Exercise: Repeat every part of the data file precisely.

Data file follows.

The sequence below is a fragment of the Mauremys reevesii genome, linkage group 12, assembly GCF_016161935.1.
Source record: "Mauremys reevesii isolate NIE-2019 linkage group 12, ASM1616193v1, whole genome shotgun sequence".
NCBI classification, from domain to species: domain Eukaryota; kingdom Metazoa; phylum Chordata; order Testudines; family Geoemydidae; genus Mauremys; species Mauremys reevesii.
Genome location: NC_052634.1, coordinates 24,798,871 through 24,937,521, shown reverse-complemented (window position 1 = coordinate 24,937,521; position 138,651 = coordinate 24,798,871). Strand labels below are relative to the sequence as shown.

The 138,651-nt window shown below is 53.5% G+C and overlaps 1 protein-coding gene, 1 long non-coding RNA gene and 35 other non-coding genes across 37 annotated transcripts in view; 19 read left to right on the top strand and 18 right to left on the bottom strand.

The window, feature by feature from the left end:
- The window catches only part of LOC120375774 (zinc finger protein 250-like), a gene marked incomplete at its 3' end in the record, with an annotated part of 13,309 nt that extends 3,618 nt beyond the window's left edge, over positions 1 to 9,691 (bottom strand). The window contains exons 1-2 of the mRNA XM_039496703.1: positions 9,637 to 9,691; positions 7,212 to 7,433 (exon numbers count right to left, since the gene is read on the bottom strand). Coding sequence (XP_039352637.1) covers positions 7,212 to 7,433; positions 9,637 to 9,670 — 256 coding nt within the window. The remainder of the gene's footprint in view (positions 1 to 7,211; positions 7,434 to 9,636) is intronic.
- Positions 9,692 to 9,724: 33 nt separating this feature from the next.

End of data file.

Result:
The sequence below is a fragment of the Mauremys reevesii genome, linkage group 12, assembly GCF_016161935.1.
Source record: "Mauremys reevesii isolate NIE-2019 linkage group 12, ASM1616193v1, whole genome shotgun sequence".
NCBI classification, from domain to species: domain Eukaryota; kingdom Metazoa; phylum Chordata; order Testudines; family Geoemydidae; genus Mauremys; species Mauremys reevesii.
Genome location: NC_052634.1, coordinates 24,798,871 through 24,937,521, shown reverse-complemented (window position 1 = coordinate 24,937,521; position 138,651 = coordinate 24,798,871). Strand labels below are relative to the sequence as shown.

The 138,651-nt window shown below is 53.5% G+C and overlaps 1 protein-coding gene, 1 long non-coding RNA gene and 35 other non-coding genes across 37 annotated transcripts in view; 19 read left to right on the top strand and 18 right to left on the bottom strand.

The window, feature by feature from the left end:
- The window catches only part of LOC120375774 (zinc finger protein 250-like), a gene marked incomplete at its 3' end in the record, with an annotated part of 13,309 nt that extends 3,618 nt beyond the window's left edge, over positions 1 to 9,691 (bottom strand). The window contains exons 1-2 of the mRNA XM_039496703.1: positions 9,637 to 9,691; positions 7,212 to 7,433 (exon numbers count right to left, since the gene is read on the bottom strand). Coding sequence (XP_039352637.1) covers positions 7,212 to 7,433; positions 9,637 to 9,670 — 256 coding nt within the window. The remainder of the gene's footprint in view (positions 1 to 7,211; positions 7,434 to 9,636) is intronic.
- Positions 9,692 to 9,724: 33 nt separating this feature from the next.